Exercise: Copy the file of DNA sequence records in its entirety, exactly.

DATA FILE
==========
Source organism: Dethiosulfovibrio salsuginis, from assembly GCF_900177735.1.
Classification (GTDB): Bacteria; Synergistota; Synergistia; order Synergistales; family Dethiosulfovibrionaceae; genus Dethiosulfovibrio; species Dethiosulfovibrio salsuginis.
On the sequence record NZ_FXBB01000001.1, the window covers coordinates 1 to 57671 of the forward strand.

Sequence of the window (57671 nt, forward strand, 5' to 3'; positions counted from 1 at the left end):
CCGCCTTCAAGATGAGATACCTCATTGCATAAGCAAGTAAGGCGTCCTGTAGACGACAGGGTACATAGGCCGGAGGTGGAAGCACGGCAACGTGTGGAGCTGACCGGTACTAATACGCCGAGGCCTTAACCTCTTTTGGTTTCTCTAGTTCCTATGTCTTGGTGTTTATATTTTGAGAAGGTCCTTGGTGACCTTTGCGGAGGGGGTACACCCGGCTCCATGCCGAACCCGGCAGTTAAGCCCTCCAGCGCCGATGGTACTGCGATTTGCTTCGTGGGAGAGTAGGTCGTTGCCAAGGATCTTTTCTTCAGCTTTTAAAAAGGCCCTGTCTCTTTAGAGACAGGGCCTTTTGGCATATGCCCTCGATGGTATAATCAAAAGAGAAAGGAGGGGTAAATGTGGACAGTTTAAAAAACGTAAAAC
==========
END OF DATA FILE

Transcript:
Source organism: Dethiosulfovibrio salsuginis, from assembly GCF_900177735.1.
Classification (GTDB): Bacteria; Synergistota; Synergistia; order Synergistales; family Dethiosulfovibrionaceae; genus Dethiosulfovibrio; species Dethiosulfovibrio salsuginis.
On the sequence record NZ_FXBB01000001.1, the window covers coordinates 1 to 57671 of the forward strand.

Sequence of the window (57671 nt, forward strand, 5' to 3'; positions counted from 1 at the left end):
CCGCCTTCAAGATGAGATACCTCATTGCATAAGCAAGTAAGGCGTCCTGTAGACGACAGGGTACATAGGCCGGAGGTGGAAGCACGGCAACGTGTGGAGCTGACCGGTACTAATACGCCGAGGCCTTAACCTCTTTTGGTTTCTCTAGTTCCTATGTCTTGGTGTTTATATTTTGAGAAGGTCCTTGGTGACCTTTGCGGAGGGGGTACACCCGGCTCCATGCCGAACCCGGCAGTTAAGCCCTCCAGCGCCGATGGTACTGCGATTTGCTTCGTGGGAGAGTAGGTCGTTGCCAAGGATCTTTTCTTCAGCTTTTAAAAAGGCCCTGTCTCTTTAGAGACAGGGCCTTTTGGCATATGCCCTCGATGGTATAATCAAAAGAGAAAGGAGGGGTAAATGTGGACAGTTTAAAAAACGTAAAAC